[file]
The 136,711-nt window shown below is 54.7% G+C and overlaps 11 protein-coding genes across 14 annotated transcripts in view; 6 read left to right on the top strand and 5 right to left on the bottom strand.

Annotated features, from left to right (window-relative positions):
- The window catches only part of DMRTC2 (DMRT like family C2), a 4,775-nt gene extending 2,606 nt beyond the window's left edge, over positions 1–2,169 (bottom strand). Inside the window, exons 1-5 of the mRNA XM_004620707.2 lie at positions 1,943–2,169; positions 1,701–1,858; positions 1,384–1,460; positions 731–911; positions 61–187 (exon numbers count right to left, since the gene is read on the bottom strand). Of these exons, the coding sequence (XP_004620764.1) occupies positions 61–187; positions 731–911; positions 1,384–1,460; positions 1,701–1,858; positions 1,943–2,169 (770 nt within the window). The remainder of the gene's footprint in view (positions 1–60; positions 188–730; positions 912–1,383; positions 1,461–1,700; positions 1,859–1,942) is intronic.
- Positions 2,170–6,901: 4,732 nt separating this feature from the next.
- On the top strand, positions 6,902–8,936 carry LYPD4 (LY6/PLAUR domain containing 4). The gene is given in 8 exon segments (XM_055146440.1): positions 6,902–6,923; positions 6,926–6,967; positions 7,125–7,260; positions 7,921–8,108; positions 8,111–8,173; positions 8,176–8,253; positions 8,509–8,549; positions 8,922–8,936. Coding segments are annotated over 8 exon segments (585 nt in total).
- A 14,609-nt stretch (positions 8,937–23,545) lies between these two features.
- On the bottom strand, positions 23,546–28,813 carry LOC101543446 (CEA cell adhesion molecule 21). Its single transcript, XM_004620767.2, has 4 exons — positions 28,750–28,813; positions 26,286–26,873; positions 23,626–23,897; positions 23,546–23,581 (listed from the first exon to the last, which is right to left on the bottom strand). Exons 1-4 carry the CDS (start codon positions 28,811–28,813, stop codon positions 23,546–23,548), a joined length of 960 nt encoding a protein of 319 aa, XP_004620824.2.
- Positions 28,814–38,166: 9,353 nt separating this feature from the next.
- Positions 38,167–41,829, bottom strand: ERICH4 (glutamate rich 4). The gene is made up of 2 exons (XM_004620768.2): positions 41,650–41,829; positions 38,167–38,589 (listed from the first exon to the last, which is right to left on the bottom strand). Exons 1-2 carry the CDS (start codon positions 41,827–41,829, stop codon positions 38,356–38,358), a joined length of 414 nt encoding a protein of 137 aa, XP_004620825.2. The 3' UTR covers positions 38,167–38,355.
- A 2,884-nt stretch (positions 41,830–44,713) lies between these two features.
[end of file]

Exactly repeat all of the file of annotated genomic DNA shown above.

The 136,711-nt window shown below is 54.7% G+C and overlaps 11 protein-coding genes across 14 annotated transcripts in view; 6 read left to right on the top strand and 5 right to left on the bottom strand.

Annotated features, from left to right (window-relative positions):
- The window catches only part of DMRTC2 (DMRT like family C2), a 4,775-nt gene extending 2,606 nt beyond the window's left edge, over positions 1–2,169 (bottom strand). Inside the window, exons 1-5 of the mRNA XM_004620707.2 lie at positions 1,943–2,169; positions 1,701–1,858; positions 1,384–1,460; positions 731–911; positions 61–187 (exon numbers count right to left, since the gene is read on the bottom strand). Of these exons, the coding sequence (XP_004620764.1) occupies positions 61–187; positions 731–911; positions 1,384–1,460; positions 1,701–1,858; positions 1,943–2,169 (770 nt within the window). The remainder of the gene's footprint in view (positions 1–60; positions 188–730; positions 912–1,383; positions 1,461–1,700; positions 1,859–1,942) is intronic.
- Positions 2,170–6,901: 4,732 nt separating this feature from the next.
- On the top strand, positions 6,902–8,936 carry LYPD4 (LY6/PLAUR domain containing 4). The gene is given in 8 exon segments (XM_055146440.1): positions 6,902–6,923; positions 6,926–6,967; positions 7,125–7,260; positions 7,921–8,108; positions 8,111–8,173; positions 8,176–8,253; positions 8,509–8,549; positions 8,922–8,936. Coding segments are annotated over 8 exon segments (585 nt in total).
- A 14,609-nt stretch (positions 8,937–23,545) lies between these two features.
- On the bottom strand, positions 23,546–28,813 carry LOC101543446 (CEA cell adhesion molecule 21). Its single transcript, XM_004620767.2, has 4 exons — positions 28,750–28,813; positions 26,286–26,873; positions 23,626–23,897; positions 23,546–23,581 (listed from the first exon to the last, which is right to left on the bottom strand). Exons 1-4 carry the CDS (start codon positions 28,811–28,813, stop codon positions 23,546–23,548), a joined length of 960 nt encoding a protein of 319 aa, XP_004620824.2.
- Positions 28,814–38,166: 9,353 nt separating this feature from the next.
- Positions 38,167–41,829, bottom strand: ERICH4 (glutamate rich 4). The gene is made up of 2 exons (XM_004620768.2): positions 41,650–41,829; positions 38,167–38,589 (listed from the first exon to the last, which is right to left on the bottom strand). Exons 1-2 carry the CDS (start codon positions 41,827–41,829, stop codon positions 38,356–38,358), a joined length of 414 nt encoding a protein of 137 aa, XP_004620825.2. The 3' UTR covers positions 38,167–38,355.
- A 2,884-nt stretch (positions 41,830–44,713) lies between these two features.